9.5 String definition directives

Allocates one or more bytes of memory in the current section, and defines the initial contents of the memory from a string literal.

Syntax

.ascii "string"
.asciz "string"
.string "string"

Description

.ascii

The .ascii directive does not append a null byte to the end of the string.

.asciz

The .asciz directive appends a null byte to the end of the string.

The .string directive is an alias for .asciz.

string

The following escape characters are accepted in the string literal:

Table 9-12 Escape characters for the string definition directives

Escape character Meaning
\b Backspace
\f Form feed
\n Newline
\r Carriage return
\t Horizontal tab
\" Quote (")
\\ Backslash (\)
\Octal_Escape_Code Three digit octal escape code for each ASCII character

Examples

Using a null-terminated string in a constant pool:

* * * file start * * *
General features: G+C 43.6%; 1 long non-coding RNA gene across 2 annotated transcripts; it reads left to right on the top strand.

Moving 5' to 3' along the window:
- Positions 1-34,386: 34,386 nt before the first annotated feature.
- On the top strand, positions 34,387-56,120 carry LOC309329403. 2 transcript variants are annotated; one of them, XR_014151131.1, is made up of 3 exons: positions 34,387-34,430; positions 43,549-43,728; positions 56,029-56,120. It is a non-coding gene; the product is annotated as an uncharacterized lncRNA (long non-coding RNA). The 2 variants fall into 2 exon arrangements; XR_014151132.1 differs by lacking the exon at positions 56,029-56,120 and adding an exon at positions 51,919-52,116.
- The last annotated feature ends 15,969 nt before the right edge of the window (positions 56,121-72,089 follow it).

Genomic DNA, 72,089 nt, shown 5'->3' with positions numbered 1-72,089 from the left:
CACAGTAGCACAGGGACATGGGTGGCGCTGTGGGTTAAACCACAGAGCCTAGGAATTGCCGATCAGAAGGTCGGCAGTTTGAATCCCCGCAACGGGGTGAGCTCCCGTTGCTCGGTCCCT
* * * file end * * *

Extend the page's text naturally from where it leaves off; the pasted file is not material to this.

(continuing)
.text
    hello:
      adr r0, str_hello
      b printf
    str_hello:
      .asciz "Hello, world!\n"

Generating pascal-style strings (which are prefixed by a length byte, and have no null terminator), using a macro to avoid repeated code (see also macros and temporary numeric labels).

      .macro pascal_string, str
      .byte 2f - 1f
    1:
      .ascii "\str"
    2:
      .endm

      .data
    hello:
      pascal_string "Hello"
    goodbye:
      pascal_string "Goodbye"
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